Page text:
This is a folk tale from the Lettish people who lived near the Gulf of Riga perhaps in present day Latvia. Similar folk tales exist in several other eastern European cultures.
When the world was young, people thought everything should be new. When a man got old and could not do his share of the work the younger people had no use for him.
There was a man with an old father and a young son. The day came when the old father could no longer work.
The man thought “the old man is useless and I will have to get rid of him.” So he got his son’s sleigh and piled the old man onto it.
“What are you doing with grandfather?” said the little boy.
“I am taking him to the forest.”
“Never mind,” said the father. Although it was the sensible thing to do he didn’t really like doing it.
“Let me come along too,” begged the little boy.
“Come if you must.”
So the little boy hopped along through the snow trying to keep up with the long strides of his father.
Eventually they came to the forest. The man dropped the rope to the sleigh and turned to go home. It seemed a hard thing to do, but it was the custom – and who was brave enough to go against the custom.
The little boy tugged on his father’s coat. “You mustn’t leave grandfather in the forest – he will surely die.”
“He is too old to work and it’s the sensible thing to do,” said the man, and he began marching home. The little boy ran after him and again pulled on his coat.
“What’s the matter now?” said the father
“Father you can’t leave my sleigh there.”
“Why not?” asked the father.
“Because when you are old and worn out I will need the sleigh to carry you into the forest to die.”
The father thought “perhaps this isn’t such a sensible idea after all. When I get old my son will do to me what I have done to his grandfather.” And this thought displeased him!
He turned to his son and said “you’re right and I am wrong. Let’s fetch grandfather and take him home.”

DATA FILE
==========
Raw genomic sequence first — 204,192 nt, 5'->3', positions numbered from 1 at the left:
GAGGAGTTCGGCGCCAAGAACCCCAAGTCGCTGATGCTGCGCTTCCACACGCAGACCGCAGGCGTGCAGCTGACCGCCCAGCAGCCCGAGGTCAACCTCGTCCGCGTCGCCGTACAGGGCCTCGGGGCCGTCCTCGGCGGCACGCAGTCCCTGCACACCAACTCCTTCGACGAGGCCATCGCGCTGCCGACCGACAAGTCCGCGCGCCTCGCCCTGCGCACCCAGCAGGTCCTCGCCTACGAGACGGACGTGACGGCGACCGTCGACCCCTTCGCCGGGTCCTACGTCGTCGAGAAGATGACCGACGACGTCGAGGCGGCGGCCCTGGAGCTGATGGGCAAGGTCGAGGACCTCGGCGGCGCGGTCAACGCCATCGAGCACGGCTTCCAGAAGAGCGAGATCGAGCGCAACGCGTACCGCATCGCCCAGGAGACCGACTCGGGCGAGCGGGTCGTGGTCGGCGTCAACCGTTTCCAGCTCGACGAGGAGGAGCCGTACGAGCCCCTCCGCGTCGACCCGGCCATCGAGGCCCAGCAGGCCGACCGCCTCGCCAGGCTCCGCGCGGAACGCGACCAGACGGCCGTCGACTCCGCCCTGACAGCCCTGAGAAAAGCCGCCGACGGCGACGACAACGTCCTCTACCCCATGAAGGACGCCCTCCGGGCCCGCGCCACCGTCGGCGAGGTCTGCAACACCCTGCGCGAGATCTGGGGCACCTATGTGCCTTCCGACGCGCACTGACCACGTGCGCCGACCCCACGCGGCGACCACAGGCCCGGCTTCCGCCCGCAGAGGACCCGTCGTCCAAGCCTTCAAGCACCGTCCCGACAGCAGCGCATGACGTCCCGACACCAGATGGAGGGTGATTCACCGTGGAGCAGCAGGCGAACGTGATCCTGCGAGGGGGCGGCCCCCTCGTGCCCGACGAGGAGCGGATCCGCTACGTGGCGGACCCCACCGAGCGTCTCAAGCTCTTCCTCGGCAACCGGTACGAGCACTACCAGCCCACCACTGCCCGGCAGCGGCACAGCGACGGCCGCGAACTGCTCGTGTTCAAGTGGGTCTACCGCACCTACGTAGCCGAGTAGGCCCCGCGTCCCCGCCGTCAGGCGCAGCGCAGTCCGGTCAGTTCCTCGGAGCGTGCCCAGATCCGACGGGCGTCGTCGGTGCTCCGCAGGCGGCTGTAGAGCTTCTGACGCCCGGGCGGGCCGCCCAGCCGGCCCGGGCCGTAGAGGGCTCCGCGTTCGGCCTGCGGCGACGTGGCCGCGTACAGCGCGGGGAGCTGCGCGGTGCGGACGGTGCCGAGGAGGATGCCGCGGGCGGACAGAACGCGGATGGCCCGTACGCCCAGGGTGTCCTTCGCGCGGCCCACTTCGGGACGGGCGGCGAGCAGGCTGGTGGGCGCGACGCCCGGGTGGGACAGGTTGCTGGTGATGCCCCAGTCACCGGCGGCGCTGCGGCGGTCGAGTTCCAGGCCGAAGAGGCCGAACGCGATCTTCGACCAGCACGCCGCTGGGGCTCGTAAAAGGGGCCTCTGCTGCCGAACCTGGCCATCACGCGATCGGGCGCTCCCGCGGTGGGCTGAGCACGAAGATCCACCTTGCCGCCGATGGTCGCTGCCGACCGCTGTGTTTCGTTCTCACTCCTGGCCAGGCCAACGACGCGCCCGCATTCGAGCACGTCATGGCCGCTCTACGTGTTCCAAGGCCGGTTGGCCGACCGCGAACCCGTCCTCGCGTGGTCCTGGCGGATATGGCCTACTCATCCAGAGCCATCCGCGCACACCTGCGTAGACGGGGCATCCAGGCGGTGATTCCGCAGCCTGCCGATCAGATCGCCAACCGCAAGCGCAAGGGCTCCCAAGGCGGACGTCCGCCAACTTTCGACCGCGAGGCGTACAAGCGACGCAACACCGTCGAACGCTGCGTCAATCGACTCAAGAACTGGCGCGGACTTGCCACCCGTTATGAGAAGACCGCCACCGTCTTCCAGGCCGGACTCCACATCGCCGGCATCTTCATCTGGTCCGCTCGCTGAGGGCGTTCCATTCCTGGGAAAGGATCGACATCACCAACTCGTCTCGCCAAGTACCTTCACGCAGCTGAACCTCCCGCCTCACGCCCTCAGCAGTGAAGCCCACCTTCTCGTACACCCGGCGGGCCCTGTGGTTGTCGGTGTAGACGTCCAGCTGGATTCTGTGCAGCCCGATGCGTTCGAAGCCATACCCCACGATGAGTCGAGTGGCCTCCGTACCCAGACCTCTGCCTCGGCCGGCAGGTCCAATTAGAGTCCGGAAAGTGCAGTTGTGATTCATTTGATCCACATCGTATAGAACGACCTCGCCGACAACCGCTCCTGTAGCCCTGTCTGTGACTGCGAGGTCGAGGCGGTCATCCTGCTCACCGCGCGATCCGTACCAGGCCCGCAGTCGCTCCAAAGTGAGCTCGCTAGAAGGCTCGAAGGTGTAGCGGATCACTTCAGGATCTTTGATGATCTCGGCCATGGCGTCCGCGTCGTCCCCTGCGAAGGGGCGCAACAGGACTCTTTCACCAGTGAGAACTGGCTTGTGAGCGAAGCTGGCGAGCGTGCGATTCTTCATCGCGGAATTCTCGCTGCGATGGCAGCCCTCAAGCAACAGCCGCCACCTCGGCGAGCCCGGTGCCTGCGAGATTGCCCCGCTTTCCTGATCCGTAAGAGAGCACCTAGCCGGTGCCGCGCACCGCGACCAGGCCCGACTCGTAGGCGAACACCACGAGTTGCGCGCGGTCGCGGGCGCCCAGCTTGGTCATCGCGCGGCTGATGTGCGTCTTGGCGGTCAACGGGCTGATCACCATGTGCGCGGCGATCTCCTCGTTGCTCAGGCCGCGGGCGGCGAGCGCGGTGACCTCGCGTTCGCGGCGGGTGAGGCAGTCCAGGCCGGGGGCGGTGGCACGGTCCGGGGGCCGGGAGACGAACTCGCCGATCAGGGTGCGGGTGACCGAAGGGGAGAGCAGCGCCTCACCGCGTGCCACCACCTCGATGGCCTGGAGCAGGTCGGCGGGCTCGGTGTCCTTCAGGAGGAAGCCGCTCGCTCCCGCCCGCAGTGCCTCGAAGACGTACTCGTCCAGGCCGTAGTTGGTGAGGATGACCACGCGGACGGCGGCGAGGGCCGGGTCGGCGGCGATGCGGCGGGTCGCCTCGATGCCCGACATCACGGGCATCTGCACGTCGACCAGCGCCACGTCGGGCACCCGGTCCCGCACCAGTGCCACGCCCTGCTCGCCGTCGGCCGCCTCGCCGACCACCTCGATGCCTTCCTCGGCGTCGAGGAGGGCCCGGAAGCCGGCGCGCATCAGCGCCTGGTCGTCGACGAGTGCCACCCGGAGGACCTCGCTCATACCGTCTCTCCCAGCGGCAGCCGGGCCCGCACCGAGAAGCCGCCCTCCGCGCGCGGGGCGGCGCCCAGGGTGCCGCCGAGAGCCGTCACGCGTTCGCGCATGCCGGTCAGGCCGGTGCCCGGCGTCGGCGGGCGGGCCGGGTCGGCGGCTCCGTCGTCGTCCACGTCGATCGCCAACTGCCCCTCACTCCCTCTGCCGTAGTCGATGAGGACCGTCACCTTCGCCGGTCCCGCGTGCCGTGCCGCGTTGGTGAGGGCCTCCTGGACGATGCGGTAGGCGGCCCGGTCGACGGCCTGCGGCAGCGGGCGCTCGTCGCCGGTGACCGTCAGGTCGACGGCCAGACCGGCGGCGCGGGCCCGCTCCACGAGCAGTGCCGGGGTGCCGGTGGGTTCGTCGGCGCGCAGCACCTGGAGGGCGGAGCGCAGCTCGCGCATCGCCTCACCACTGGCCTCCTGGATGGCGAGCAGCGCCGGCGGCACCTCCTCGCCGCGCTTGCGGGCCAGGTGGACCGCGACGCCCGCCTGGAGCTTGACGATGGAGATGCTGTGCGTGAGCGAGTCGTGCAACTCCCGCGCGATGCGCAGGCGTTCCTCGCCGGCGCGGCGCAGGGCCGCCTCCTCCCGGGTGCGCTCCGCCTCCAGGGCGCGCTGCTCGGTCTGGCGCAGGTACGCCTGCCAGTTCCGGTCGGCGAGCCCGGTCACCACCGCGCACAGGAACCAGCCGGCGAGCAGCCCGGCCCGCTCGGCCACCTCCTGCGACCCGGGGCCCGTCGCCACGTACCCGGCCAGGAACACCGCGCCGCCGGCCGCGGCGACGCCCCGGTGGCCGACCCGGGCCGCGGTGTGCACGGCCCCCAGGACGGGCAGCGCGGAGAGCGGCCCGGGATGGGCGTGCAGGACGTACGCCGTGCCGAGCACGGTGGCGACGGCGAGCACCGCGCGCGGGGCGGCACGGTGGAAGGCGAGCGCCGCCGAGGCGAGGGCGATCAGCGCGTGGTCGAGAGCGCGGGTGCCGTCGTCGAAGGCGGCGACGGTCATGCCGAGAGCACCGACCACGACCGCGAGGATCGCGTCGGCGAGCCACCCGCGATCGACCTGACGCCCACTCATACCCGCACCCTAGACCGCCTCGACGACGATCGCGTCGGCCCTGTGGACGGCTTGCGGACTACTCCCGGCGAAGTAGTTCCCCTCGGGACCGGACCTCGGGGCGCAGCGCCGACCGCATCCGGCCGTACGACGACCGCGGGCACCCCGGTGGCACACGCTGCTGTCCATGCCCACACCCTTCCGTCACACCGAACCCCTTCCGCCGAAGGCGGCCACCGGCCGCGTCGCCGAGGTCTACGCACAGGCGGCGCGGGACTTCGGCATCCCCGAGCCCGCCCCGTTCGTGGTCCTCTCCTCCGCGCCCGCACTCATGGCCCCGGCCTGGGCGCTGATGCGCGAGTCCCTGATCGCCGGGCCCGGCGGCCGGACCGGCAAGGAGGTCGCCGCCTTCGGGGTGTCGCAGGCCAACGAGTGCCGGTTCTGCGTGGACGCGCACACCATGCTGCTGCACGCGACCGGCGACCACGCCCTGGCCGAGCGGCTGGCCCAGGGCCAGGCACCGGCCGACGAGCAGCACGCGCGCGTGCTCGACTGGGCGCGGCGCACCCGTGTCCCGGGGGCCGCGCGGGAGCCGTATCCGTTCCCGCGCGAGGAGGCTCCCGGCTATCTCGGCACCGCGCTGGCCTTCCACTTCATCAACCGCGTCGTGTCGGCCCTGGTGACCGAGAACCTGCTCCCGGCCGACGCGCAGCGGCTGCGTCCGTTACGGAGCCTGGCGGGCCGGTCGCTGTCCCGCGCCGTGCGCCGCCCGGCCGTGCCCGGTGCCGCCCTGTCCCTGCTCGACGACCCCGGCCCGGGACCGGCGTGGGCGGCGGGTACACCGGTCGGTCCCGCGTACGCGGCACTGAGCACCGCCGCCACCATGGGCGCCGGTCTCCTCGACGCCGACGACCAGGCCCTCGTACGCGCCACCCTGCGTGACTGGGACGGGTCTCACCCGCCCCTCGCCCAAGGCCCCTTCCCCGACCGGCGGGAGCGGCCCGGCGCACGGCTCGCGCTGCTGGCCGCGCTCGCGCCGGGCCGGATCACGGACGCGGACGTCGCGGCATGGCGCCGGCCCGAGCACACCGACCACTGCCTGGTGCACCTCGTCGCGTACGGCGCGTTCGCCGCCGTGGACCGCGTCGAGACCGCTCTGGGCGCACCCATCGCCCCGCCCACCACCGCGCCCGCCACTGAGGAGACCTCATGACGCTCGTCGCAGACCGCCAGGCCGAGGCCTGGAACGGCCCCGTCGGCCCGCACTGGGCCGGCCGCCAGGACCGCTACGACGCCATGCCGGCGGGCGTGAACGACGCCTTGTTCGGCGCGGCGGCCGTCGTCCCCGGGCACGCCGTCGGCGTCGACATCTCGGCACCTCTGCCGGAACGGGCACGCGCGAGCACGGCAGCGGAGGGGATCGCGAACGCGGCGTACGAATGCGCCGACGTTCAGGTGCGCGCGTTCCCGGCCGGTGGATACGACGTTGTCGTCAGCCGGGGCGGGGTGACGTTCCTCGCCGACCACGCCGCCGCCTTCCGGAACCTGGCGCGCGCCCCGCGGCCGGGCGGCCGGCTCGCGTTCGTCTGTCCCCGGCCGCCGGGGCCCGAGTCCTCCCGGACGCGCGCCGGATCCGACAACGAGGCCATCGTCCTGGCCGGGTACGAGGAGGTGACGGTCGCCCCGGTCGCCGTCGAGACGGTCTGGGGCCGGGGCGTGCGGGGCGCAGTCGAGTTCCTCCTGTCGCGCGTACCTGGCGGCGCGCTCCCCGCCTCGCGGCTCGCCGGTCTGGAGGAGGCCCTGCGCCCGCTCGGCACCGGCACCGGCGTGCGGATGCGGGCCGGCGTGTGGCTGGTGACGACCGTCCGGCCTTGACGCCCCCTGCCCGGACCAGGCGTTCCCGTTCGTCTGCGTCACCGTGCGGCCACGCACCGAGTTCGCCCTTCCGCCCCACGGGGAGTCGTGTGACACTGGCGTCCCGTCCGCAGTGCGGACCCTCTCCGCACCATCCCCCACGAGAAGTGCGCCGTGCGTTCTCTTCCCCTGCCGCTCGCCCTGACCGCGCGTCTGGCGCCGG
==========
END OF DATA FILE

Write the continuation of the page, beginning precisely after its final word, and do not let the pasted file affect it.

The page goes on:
And so they did. They didn’t let any of the neighbours know – it was going against the custom. They hid him and secretly took him food and drink.
Not long after there was a famine in the land, and for 7 years the crops failed. The old and frail were taken off to the forest and the food being taken to grandfather got smaller and smaller, but he said nothing. The famine was terrible. People ate all their food supplies down to the grain so that there would be no seed to plant the next season. If there had been any old people alive they could have ask them what to do, but the wisdom of the old had died with them.
Finally the father took grandfather one small piece of bread and told him that there was no more grain to make flour or grain to plant.
Grandfather said, “ you have roofs of wheat thatch. Take off half of the roof and re-thresh it. You will get enough grain to feed yourselves. Take off the other half of the roof thatch and re-thresh it and you will get enough grain to plant for next season’s crops.”
The father did this and got flour and seed for the next season.
“How did you know what to do?” asked his neighbours.
“I got good advice from my old father.”
“How can that be? You have no father.”
“O yes I have,” and he brought the old man out of hiding.
After that no one thought of getting rid of the old. They were respected for their wisdom which the old kept just as the thatch kept the seeds.
We have to be careful never to bury the wisdom of our ancestors with them. We need to gather, preserve, and tell their stories.
Source: notes from a talk by Bradley Foster at RootsTech 2013